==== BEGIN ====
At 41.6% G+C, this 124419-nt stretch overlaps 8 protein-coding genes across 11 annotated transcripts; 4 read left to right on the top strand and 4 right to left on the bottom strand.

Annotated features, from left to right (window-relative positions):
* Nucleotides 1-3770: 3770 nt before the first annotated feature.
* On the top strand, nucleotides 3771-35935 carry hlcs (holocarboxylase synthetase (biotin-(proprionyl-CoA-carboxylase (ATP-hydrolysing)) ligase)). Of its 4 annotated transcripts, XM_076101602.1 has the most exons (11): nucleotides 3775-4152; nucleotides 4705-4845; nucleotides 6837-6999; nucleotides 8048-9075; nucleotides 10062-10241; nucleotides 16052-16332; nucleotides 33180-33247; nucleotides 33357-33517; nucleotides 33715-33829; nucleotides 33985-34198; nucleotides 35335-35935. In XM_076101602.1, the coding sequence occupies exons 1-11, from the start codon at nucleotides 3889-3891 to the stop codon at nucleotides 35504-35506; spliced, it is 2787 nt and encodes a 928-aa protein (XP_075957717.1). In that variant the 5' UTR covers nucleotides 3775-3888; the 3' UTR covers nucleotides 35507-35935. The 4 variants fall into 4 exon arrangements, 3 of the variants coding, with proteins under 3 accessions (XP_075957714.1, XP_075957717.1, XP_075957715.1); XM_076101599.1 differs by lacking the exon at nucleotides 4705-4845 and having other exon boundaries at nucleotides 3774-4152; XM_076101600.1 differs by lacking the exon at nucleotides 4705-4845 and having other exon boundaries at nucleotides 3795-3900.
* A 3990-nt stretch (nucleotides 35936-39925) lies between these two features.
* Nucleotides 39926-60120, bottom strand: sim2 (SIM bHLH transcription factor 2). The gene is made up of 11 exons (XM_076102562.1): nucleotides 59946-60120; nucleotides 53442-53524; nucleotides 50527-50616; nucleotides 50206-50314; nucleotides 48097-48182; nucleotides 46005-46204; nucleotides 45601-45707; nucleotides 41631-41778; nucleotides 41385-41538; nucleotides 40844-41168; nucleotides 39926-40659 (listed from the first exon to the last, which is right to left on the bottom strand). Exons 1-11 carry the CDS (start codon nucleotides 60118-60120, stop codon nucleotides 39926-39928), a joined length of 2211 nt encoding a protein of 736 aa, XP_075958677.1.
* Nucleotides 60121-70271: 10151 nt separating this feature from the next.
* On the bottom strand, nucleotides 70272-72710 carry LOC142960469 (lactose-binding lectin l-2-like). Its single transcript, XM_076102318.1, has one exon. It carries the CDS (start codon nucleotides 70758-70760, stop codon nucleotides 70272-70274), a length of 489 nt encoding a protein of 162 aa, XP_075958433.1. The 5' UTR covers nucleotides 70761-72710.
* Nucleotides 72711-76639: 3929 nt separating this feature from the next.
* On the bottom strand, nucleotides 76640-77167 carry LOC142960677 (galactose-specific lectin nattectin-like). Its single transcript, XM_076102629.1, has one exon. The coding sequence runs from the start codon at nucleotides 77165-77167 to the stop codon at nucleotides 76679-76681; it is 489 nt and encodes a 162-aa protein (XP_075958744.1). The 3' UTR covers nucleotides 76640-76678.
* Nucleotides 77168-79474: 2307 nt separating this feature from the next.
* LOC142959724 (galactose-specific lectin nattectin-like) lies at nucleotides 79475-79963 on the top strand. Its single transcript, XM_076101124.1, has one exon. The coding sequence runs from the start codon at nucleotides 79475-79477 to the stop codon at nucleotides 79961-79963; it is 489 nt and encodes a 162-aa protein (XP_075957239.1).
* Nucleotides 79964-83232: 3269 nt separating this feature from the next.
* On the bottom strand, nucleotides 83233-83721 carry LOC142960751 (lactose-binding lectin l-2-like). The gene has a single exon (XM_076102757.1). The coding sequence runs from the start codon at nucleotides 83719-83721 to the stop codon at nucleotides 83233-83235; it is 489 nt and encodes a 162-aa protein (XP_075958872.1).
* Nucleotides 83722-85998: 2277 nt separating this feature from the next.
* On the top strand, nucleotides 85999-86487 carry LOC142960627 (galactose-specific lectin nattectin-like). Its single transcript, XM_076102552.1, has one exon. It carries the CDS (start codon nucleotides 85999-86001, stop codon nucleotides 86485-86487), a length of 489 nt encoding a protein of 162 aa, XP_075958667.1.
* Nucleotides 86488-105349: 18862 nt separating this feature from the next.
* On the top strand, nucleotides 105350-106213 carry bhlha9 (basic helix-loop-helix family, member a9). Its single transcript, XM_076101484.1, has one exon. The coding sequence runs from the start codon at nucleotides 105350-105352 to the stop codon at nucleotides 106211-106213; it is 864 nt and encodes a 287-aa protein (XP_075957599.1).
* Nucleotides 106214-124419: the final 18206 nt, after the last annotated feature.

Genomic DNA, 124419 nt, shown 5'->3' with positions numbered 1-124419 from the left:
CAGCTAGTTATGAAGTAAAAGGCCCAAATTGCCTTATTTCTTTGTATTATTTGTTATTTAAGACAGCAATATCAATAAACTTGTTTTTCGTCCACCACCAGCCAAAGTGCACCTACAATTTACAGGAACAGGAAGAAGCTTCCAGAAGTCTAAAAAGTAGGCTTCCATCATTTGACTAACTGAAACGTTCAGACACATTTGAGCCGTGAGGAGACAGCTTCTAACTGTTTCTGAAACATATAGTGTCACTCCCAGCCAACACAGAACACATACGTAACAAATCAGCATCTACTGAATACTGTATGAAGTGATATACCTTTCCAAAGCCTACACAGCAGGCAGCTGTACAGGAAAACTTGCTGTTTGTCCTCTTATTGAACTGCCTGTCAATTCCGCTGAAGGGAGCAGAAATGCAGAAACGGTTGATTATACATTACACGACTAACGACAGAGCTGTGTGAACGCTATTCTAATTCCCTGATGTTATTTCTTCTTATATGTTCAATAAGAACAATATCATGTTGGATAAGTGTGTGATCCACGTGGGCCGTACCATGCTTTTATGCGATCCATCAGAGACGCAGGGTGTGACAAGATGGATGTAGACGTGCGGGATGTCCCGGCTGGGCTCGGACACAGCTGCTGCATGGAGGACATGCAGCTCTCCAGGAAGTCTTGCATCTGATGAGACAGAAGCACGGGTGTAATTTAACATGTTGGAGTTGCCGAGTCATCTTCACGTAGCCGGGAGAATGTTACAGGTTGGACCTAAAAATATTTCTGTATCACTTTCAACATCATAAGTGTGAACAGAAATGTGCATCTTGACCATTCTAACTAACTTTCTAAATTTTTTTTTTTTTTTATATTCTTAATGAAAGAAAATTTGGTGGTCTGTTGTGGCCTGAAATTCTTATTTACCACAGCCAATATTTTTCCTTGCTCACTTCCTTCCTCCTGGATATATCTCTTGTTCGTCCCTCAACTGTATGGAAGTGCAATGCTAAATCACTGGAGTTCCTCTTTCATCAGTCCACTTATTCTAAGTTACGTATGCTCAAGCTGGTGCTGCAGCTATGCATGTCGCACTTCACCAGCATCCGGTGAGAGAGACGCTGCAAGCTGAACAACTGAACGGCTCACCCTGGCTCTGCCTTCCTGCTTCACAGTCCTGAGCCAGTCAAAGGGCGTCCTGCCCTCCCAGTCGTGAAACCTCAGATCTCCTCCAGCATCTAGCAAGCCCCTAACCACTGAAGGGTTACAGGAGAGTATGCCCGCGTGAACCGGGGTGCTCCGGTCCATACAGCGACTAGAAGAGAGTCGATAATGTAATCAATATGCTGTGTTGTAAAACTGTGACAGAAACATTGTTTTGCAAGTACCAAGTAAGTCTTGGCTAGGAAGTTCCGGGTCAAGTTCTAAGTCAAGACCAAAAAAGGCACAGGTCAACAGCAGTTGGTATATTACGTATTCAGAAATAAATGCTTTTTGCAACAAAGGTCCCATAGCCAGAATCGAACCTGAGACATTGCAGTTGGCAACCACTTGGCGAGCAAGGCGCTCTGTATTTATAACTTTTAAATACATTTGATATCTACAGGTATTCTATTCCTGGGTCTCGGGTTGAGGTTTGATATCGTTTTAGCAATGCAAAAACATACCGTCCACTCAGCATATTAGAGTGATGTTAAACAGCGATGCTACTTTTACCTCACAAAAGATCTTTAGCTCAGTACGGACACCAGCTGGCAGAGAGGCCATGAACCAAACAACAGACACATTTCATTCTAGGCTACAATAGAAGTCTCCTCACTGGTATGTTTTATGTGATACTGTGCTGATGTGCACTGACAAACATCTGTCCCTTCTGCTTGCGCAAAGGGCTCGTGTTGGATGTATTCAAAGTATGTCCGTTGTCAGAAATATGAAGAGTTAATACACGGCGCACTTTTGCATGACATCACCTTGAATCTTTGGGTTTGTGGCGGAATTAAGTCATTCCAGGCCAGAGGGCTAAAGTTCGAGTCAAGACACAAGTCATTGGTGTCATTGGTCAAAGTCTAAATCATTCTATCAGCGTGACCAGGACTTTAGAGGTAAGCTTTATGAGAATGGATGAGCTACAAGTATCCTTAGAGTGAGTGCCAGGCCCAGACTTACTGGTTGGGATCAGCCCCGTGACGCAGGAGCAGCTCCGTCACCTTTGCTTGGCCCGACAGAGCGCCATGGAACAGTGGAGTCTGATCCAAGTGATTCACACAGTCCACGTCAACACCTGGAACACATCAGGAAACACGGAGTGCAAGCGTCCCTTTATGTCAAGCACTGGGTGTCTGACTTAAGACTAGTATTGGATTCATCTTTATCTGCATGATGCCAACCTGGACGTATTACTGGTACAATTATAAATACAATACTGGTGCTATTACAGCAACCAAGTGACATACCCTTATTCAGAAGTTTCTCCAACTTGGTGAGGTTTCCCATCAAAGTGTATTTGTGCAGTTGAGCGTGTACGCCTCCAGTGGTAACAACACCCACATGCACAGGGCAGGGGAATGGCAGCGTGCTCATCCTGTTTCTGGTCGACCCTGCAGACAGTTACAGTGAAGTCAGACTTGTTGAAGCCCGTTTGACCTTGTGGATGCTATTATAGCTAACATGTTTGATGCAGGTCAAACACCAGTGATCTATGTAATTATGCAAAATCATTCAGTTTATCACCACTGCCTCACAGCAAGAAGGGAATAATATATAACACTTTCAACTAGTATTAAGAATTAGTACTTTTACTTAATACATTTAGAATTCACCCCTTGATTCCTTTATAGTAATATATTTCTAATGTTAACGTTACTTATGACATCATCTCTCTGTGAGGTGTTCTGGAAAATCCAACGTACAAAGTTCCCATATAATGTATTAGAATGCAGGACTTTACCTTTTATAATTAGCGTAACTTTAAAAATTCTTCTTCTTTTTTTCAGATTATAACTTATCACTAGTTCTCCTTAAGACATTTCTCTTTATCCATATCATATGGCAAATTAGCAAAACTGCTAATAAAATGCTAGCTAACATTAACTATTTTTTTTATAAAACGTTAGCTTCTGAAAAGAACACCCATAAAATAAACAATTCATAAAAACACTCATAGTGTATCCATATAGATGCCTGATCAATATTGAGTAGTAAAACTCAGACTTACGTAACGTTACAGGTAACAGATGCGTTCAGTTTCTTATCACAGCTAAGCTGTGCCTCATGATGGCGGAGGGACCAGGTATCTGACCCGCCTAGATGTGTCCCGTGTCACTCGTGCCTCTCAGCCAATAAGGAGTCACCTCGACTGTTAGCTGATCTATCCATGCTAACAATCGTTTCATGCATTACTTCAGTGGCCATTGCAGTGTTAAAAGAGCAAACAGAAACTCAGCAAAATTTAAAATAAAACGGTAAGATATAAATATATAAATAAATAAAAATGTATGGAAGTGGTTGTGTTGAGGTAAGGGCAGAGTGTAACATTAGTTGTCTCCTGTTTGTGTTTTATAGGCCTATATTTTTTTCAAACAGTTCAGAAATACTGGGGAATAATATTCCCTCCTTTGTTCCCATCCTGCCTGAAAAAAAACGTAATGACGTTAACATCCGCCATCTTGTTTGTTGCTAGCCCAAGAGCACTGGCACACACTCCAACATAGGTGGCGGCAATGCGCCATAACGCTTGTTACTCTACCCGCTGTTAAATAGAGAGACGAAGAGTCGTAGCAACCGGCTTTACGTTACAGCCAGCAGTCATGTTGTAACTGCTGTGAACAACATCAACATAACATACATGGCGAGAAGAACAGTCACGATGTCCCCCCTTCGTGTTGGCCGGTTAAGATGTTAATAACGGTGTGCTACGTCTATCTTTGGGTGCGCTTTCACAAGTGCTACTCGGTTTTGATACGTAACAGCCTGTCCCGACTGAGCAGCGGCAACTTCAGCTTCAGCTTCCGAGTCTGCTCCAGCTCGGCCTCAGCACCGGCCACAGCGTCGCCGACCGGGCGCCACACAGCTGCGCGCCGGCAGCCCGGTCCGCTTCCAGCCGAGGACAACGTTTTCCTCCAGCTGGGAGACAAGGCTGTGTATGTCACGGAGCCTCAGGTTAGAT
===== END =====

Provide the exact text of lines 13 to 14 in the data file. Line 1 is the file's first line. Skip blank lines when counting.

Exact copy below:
* Nucleotides 79964-83232: 3269 nt separating this feature from the next.
* On the bottom strand, nucleotides 83233-83721 carry LOC142960751 (lactose-binding lectin l-2-like). The gene has a single exon (XM_076102757.1). The coding sequence runs from the start codon at nucleotides 83719-83721 to the stop codon at nucleotides 83233-83235; it is 489 nt and encodes a 162-aa protein (XP_075958872.1).